Tax was in the
news again last week for all the wrong reasons: the BBC uncovered a
blatant NIC avoidance scheme, and The Telegraph newspaper published a
leaked HMRC memo concerning late filing penalties. We explain how both
these issues could affect you and your clients. We also have news of
developments relating to the operation of VAT MOSS.


New rules for applying
local rates of VAT to digital services supplied across EU borders came
into effect on 1 January 2015, but guidance on how to account for the
VAT due under VAT-MOSS was released very late. A concession for UK
traders who aren’t VAT registered, to allow them to use VAT-MOSS without
having to charge VAT to their UK-based customers, was issued almost at
the last minute.


A second concession
concerns the records required to determine where the customer is based.
Small businesses are allowed to rely on the customer location
information provided by their payment service provider (eg PayPal). This
concession was announced as a temporary measure to apply to 30 June
2015, but it is now permanent for UK businesses who are not VAT


The role of the tax
agent in helping clients to comply with VAT-MOSS appears to have been
added as an after-thought in the design of that system. As a tax agent
you can’t register your clients for VAT-MOSS, but you can submit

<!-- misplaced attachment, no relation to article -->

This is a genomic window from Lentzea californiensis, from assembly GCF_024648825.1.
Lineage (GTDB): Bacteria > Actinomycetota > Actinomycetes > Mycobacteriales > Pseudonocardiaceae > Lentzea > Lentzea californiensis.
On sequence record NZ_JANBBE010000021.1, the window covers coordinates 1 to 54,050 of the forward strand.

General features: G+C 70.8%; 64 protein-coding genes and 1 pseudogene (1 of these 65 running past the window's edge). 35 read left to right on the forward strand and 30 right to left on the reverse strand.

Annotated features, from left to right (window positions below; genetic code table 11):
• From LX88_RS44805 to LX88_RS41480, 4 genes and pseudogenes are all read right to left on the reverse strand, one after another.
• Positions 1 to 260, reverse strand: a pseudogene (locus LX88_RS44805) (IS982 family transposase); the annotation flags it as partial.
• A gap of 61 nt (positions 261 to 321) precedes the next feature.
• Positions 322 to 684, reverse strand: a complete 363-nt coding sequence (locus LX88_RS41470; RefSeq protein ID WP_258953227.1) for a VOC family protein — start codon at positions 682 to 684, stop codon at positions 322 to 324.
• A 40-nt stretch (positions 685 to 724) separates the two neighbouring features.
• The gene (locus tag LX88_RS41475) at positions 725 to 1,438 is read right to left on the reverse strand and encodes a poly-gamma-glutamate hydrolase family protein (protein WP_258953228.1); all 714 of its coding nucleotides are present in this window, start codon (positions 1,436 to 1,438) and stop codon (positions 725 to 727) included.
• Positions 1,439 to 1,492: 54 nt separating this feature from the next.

VAT-MOSS returns on their behalf if you register as a VAT-MOSS agent.
Details of how agents can register were published on the GOV.UK website on 21 May 2015. The first deadline for submitting a VAT-MOSS return was 20 April 2015.


If your clients are
providing digital services they are likely to be invoicing
electronically as well. Take a look at the new guidance on electronic
invoicing in VAT Notice 700/63.


Finally for clients who
are disgruntled about the VAT-MOSS regime, there may be light at the
end of the tunnel. The EC has acknowledged in a report on the digital
single market the administrative burden that VAT imposes, and has
recommended there should be a common EU-wide VAT threshold to help small
e-commerce businesses. 

This is an
extract from our tax tips newsletter dated 4 June 2015. The newsletter
itself contained links to related source material for this story and the
other two topical, timely and commercial tax tips. It’s clearly written
and extremely good value for accountants in general practice. Try it
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